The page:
Religious Responses to the Science of Human Evolution
The evolutionary description of human origins may be seen as
a challenge to biblical literalism and as challenge to some definitions of
human dignity.Biblical-literalist Christians, scientific creationists and the great majority
of orthodox Muslims reject the evolutionary view.
The Catholic Church distinguishes between the evolution of
the body and the special creation of the soul. Jones summarises the Catholic
position by reference to Humani Generis,
the encyclical of Pius XII, arguing that the Catholic Church does not forbid
the theory of evolution as an explanation of the origin of the human body, but
rejects the notion that the soul was not created directly by God.This kind of language, however, poses problems in the debate with science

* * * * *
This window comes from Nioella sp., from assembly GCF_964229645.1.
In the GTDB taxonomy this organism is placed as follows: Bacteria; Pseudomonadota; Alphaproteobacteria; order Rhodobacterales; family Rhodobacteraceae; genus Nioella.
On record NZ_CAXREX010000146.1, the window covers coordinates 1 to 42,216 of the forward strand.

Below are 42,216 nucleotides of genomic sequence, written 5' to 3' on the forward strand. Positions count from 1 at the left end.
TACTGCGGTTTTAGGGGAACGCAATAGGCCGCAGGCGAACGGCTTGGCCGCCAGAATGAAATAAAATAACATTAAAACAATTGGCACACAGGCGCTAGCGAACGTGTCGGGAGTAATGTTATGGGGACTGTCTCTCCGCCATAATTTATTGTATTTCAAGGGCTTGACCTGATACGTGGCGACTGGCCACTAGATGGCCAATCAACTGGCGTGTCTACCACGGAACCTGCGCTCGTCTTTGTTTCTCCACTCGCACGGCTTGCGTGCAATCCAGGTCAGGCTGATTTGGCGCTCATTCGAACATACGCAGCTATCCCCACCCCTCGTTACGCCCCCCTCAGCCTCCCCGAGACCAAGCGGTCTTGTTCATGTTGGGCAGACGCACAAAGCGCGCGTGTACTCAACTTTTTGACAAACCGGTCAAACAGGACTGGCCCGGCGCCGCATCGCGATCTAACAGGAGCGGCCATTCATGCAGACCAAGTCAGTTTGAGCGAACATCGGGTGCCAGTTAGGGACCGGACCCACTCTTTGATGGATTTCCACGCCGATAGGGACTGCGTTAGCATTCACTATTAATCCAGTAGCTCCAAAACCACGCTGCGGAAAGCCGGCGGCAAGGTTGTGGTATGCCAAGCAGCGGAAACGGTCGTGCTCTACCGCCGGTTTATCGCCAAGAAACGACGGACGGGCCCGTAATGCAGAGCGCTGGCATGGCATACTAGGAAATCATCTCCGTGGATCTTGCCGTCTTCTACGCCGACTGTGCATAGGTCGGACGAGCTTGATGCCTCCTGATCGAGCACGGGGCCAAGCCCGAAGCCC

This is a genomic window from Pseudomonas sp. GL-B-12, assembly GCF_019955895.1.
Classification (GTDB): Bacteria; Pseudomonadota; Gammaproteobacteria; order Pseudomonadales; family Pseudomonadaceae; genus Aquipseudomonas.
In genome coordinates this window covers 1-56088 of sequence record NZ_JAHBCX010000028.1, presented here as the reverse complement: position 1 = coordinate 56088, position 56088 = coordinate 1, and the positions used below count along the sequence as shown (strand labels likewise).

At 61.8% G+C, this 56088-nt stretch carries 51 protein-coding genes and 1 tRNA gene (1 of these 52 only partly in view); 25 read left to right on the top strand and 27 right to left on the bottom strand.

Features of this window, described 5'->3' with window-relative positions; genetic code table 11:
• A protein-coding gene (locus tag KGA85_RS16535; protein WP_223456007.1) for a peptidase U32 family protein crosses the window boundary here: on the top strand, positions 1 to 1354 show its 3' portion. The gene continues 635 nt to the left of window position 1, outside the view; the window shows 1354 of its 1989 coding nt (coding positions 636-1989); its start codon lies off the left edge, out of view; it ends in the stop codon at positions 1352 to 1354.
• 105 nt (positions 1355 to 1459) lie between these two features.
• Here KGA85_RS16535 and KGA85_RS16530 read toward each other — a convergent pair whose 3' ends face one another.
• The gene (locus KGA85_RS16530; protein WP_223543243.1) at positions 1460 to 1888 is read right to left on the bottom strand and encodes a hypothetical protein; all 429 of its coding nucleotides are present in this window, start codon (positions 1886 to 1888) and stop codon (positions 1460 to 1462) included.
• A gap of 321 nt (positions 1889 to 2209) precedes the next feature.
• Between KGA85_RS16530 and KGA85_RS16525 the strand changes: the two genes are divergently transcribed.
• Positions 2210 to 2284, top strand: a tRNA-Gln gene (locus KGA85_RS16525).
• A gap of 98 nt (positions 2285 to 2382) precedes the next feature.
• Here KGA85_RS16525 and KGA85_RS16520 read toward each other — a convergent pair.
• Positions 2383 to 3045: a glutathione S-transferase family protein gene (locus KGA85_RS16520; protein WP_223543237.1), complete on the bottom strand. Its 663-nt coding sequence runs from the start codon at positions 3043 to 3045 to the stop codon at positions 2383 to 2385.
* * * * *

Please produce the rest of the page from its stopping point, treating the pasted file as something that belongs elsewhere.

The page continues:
because it smacks of vitalism, the incorporation of an ingredient in our natures
which is not subject to scientific test.
In this account we have preferred to speak of a spiritual aspect
to human existence. We have, in effect, chosen to use soul as an adjective
akin to spiritual, an attribute of a living person, rather than soul as a
noun suggesting a separate entity.
To explore this area further see humans as made in the image
of God and the doctrine of the Fall.
link | Feedback | Contributed by: Dr. Christopher Southgate and Dr. Michael Robert Negus
Source: God, Humanity and the Cosmos (T&T Clark, 1999)